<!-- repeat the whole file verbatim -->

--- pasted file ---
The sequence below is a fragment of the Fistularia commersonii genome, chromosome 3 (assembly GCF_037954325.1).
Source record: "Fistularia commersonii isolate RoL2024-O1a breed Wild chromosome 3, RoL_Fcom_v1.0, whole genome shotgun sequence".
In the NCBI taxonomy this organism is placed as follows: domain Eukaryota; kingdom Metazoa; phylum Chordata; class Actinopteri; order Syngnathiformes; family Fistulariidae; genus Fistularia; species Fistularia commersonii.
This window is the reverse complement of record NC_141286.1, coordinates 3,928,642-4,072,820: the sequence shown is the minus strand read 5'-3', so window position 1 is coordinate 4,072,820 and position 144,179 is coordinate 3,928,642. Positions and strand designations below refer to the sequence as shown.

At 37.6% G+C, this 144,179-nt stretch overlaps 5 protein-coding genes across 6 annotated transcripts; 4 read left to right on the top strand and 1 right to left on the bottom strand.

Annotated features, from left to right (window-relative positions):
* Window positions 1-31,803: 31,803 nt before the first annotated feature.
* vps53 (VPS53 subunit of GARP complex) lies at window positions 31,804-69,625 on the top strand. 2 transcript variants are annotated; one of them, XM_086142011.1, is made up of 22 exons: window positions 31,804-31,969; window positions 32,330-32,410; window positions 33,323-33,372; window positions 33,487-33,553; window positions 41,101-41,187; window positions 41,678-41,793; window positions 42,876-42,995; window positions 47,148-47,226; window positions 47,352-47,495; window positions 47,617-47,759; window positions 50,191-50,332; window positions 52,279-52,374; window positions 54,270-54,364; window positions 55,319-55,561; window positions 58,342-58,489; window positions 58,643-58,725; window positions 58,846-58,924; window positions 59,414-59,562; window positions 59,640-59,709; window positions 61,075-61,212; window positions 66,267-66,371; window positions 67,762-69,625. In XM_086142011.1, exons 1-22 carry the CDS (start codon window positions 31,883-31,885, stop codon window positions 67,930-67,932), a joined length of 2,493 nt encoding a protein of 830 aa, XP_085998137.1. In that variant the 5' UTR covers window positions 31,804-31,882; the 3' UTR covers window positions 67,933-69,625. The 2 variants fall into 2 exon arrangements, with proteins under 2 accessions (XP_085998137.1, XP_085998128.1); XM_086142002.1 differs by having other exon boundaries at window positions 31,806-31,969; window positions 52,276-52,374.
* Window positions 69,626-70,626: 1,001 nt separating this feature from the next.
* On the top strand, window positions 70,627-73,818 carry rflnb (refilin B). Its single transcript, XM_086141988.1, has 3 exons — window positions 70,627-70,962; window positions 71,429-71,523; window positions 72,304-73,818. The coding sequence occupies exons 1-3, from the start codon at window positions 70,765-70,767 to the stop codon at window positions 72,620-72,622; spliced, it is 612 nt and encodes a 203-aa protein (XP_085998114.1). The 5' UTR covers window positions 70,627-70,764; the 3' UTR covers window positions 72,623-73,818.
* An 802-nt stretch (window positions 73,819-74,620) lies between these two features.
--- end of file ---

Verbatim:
The sequence below is a fragment of the Fistularia commersonii genome, chromosome 3 (assembly GCF_037954325.1).
Source record: "Fistularia commersonii isolate RoL2024-O1a breed Wild chromosome 3, RoL_Fcom_v1.0, whole genome shotgun sequence".
In the NCBI taxonomy this organism is placed as follows: domain Eukaryota; kingdom Metazoa; phylum Chordata; class Actinopteri; order Syngnathiformes; family Fistulariidae; genus Fistularia; species Fistularia commersonii.
This window is the reverse complement of record NC_141286.1, coordinates 3,928,642-4,072,820: the sequence shown is the minus strand read 5'-3', so window position 1 is coordinate 4,072,820 and position 144,179 is coordinate 3,928,642. Positions and strand designations below refer to the sequence as shown.

At 37.6% G+C, this 144,179-nt stretch overlaps 5 protein-coding genes across 6 annotated transcripts; 4 read left to right on the top strand and 1 right to left on the bottom strand.

Annotated features, from left to right (window-relative positions):
* Window positions 1-31,803: 31,803 nt before the first annotated feature.
* vps53 (VPS53 subunit of GARP complex) lies at window positions 31,804-69,625 on the top strand. 2 transcript variants are annotated; one of them, XM_086142011.1, is made up of 22 exons: window positions 31,804-31,969; window positions 32,330-32,410; window positions 33,323-33,372; window positions 33,487-33,553; window positions 41,101-41,187; window positions 41,678-41,793; window positions 42,876-42,995; window positions 47,148-47,226; window positions 47,352-47,495; window positions 47,617-47,759; window positions 50,191-50,332; window positions 52,279-52,374; window positions 54,270-54,364; window positions 55,319-55,561; window positions 58,342-58,489; window positions 58,643-58,725; window positions 58,846-58,924; window positions 59,414-59,562; window positions 59,640-59,709; window positions 61,075-61,212; window positions 66,267-66,371; window positions 67,762-69,625. In XM_086142011.1, exons 1-22 carry the CDS (start codon window positions 31,883-31,885, stop codon window positions 67,930-67,932), a joined length of 2,493 nt encoding a protein of 830 aa, XP_085998137.1. In that variant the 5' UTR covers window positions 31,804-31,882; the 3' UTR covers window positions 67,933-69,625. The 2 variants fall into 2 exon arrangements, with proteins under 2 accessions (XP_085998137.1, XP_085998128.1); XM_086142002.1 differs by having other exon boundaries at window positions 31,806-31,969; window positions 52,276-52,374.
* Window positions 69,626-70,626: 1,001 nt separating this feature from the next.
* On the top strand, window positions 70,627-73,818 carry rflnb (refilin B). Its single transcript, XM_086141988.1, has 3 exons — window positions 70,627-70,962; window positions 71,429-71,523; window positions 72,304-73,818. The coding sequence occupies exons 1-3, from the start codon at window positions 70,765-70,767 to the stop codon at window positions 72,620-72,622; spliced, it is 612 nt and encodes a 203-aa protein (XP_085998114.1). The 5' UTR covers window positions 70,627-70,764; the 3' UTR covers window positions 72,623-73,818.
* An 802-nt stretch (window positions 73,819-74,620) lies between these two features.